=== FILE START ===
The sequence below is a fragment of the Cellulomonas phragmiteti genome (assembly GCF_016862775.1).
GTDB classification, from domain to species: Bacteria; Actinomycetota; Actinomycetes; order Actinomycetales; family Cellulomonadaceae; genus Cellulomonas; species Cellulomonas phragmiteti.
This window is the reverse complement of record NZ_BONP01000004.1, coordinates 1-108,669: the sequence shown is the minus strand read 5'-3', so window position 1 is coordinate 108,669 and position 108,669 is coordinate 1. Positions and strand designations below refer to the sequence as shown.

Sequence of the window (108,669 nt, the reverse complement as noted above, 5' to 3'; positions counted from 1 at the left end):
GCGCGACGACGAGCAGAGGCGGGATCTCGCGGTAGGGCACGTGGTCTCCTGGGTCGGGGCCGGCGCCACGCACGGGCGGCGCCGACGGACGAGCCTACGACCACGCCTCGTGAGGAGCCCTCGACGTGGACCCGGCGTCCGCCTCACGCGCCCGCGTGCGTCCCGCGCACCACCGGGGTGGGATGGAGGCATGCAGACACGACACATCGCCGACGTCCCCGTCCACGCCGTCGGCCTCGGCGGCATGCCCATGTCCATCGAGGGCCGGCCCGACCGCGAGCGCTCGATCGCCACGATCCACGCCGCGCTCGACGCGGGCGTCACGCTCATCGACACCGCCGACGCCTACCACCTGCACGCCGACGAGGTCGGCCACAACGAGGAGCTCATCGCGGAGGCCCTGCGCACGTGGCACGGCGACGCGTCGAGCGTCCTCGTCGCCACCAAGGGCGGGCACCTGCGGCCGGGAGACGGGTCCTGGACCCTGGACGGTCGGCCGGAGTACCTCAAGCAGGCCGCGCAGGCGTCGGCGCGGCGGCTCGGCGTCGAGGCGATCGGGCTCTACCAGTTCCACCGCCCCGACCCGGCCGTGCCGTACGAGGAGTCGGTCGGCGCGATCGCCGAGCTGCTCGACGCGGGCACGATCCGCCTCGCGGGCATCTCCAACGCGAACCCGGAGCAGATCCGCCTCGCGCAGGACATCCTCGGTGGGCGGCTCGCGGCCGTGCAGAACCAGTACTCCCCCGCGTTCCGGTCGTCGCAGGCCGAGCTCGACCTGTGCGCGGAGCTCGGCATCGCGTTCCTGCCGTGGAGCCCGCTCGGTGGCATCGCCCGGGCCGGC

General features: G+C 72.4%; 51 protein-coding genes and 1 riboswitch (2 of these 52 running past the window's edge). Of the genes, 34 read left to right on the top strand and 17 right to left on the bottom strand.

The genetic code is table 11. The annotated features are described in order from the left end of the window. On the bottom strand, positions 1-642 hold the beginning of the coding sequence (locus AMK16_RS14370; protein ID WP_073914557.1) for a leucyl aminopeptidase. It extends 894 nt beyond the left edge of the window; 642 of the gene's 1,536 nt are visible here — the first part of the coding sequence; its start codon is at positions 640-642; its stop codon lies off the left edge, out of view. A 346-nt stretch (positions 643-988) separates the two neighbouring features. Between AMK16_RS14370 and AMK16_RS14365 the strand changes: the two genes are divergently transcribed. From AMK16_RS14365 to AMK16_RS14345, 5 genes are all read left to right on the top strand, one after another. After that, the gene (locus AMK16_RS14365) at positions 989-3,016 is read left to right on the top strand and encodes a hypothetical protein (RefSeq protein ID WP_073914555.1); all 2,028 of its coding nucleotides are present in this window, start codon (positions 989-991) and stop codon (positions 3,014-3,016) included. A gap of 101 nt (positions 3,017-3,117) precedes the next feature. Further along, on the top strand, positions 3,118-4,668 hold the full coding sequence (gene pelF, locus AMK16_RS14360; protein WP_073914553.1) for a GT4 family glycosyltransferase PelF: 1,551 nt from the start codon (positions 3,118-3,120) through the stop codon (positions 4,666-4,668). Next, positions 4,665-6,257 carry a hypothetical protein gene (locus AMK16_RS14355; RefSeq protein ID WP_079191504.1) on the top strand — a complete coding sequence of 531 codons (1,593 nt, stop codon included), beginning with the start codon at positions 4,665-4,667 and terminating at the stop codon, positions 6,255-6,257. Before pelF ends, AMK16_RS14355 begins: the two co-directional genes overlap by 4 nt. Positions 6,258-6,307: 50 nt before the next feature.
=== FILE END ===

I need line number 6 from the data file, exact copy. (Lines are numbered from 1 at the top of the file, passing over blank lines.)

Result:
General features: G+C 72.4%; 51 protein-coding genes and 1 riboswitch (2 of these 52 running past the window's edge). Of the genes, 34 read left to right on the top strand and 17 right to left on the bottom strand.